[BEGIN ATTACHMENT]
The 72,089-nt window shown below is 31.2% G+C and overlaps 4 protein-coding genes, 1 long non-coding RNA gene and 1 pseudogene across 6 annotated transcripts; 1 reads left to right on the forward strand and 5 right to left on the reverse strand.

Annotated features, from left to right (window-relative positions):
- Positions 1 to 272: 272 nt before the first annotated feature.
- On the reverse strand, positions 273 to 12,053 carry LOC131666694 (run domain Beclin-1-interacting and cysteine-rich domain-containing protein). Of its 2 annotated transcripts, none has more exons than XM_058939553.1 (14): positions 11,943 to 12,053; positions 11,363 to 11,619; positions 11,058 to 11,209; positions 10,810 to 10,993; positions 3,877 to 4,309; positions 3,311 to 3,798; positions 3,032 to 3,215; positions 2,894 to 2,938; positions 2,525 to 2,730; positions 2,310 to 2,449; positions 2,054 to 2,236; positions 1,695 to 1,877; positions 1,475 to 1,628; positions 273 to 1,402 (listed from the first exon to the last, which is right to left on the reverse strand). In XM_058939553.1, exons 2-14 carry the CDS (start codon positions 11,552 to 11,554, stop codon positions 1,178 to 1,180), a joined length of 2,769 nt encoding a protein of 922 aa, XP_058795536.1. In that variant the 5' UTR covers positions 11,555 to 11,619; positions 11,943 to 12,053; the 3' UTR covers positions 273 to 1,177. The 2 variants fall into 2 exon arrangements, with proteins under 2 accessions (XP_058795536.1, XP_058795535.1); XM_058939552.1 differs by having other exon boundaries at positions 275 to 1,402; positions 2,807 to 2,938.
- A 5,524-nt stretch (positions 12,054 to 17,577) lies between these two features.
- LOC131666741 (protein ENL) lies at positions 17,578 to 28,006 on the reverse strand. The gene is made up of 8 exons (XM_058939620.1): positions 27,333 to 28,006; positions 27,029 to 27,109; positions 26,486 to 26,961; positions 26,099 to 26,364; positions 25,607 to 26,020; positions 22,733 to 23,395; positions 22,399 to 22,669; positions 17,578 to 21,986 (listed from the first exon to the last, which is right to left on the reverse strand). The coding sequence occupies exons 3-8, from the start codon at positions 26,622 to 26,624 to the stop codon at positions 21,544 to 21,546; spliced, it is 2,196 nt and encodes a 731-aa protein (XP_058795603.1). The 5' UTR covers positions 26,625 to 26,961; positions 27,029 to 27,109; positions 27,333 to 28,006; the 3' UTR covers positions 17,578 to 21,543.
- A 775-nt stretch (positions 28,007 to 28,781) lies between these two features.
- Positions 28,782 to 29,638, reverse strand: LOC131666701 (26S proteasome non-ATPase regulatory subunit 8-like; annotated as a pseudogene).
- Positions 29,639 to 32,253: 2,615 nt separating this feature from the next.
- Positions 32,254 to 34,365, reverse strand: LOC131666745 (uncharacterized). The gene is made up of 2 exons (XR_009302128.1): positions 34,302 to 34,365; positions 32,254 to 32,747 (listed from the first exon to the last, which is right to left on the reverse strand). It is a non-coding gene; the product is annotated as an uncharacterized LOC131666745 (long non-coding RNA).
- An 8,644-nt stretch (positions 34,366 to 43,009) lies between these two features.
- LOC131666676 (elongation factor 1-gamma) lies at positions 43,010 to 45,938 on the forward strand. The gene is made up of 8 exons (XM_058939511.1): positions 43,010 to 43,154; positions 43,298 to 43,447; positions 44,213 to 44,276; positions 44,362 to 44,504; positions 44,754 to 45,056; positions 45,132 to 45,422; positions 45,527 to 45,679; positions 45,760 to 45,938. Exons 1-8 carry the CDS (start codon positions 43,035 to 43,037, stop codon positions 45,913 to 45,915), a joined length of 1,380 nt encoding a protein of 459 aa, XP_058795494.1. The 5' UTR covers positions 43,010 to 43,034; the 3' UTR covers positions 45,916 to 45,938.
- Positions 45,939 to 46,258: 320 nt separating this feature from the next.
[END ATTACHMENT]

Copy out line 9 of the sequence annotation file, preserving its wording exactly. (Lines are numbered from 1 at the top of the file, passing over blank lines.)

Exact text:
- Positions 29,639 to 32,253: 2,615 nt separating this feature from the next.